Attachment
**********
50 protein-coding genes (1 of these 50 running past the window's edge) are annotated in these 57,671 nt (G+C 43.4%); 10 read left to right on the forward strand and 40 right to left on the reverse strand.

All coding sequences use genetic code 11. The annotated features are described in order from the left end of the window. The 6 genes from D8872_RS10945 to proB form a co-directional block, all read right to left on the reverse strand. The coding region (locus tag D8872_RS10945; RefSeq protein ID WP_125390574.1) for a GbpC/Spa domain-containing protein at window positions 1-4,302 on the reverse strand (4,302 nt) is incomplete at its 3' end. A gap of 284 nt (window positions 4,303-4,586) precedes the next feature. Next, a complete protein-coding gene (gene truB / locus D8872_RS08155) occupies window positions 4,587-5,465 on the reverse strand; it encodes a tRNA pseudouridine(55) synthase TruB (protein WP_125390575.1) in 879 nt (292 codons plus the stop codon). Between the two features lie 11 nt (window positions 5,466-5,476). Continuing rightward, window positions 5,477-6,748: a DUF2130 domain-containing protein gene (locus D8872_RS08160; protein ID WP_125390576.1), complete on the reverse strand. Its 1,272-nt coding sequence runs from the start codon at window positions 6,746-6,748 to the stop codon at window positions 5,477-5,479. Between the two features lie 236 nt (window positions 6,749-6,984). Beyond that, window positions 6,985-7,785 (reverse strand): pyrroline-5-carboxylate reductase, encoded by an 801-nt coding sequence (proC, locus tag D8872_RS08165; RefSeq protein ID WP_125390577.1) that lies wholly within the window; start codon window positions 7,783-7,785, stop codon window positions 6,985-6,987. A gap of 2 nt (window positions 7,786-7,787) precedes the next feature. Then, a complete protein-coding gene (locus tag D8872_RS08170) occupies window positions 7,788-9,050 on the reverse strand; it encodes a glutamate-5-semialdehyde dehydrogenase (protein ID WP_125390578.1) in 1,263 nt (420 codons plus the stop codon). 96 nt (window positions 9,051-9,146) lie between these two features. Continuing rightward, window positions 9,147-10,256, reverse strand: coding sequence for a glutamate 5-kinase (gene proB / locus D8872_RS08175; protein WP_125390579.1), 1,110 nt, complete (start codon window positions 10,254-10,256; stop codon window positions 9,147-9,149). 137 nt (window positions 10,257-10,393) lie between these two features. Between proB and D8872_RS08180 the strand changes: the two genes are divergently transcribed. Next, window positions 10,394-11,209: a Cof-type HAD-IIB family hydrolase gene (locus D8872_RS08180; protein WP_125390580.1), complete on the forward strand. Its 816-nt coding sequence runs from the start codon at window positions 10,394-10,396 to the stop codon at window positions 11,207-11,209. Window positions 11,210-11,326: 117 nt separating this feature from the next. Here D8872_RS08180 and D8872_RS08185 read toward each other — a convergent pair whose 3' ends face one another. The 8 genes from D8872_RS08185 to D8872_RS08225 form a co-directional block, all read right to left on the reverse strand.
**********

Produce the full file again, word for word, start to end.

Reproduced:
50 protein-coding genes (1 of these 50 running past the window's edge) are annotated in these 57,671 nt (G+C 43.4%); 10 read left to right on the forward strand and 40 right to left on the reverse strand.

All coding sequences use genetic code 11. The annotated features are described in order from the left end of the window. The 6 genes from D8872_RS10945 to proB form a co-directional block, all read right to left on the reverse strand. The coding region (locus tag D8872_RS10945; RefSeq protein ID WP_125390574.1) for a GbpC/Spa domain-containing protein at window positions 1-4,302 on the reverse strand (4,302 nt) is incomplete at its 3' end. A gap of 284 nt (window positions 4,303-4,586) precedes the next feature. Next, a complete protein-coding gene (gene truB / locus D8872_RS08155) occupies window positions 4,587-5,465 on the reverse strand; it encodes a tRNA pseudouridine(55) synthase TruB (protein WP_125390575.1) in 879 nt (292 codons plus the stop codon). Between the two features lie 11 nt (window positions 5,466-5,476). Continuing rightward, window positions 5,477-6,748: a DUF2130 domain-containing protein gene (locus D8872_RS08160; protein ID WP_125390576.1), complete on the reverse strand. Its 1,272-nt coding sequence runs from the start codon at window positions 6,746-6,748 to the stop codon at window positions 5,477-5,479. Between the two features lie 236 nt (window positions 6,749-6,984). Beyond that, window positions 6,985-7,785 (reverse strand): pyrroline-5-carboxylate reductase, encoded by an 801-nt coding sequence (proC, locus tag D8872_RS08165; RefSeq protein ID WP_125390577.1) that lies wholly within the window; start codon window positions 7,783-7,785, stop codon window positions 6,985-6,987. A gap of 2 nt (window positions 7,786-7,787) precedes the next feature. Then, a complete protein-coding gene (locus tag D8872_RS08170) occupies window positions 7,788-9,050 on the reverse strand; it encodes a glutamate-5-semialdehyde dehydrogenase (protein ID WP_125390578.1) in 1,263 nt (420 codons plus the stop codon). 96 nt (window positions 9,051-9,146) lie between these two features. Continuing rightward, window positions 9,147-10,256, reverse strand: coding sequence for a glutamate 5-kinase (gene proB / locus D8872_RS08175; protein WP_125390579.1), 1,110 nt, complete (start codon window positions 10,254-10,256; stop codon window positions 9,147-9,149). 137 nt (window positions 10,257-10,393) lie between these two features. Between proB and D8872_RS08180 the strand changes: the two genes are divergently transcribed. Next, window positions 10,394-11,209: a Cof-type HAD-IIB family hydrolase gene (locus D8872_RS08180; protein WP_125390580.1), complete on the forward strand. Its 816-nt coding sequence runs from the start codon at window positions 10,394-10,396 to the stop codon at window positions 11,207-11,209. Window positions 11,210-11,326: 117 nt separating this feature from the next. Here D8872_RS08180 and D8872_RS08185 read toward each other — a convergent pair whose 3' ends face one another. The 8 genes from D8872_RS08185 to D8872_RS08225 form a co-directional block, all read right to left on the reverse strand.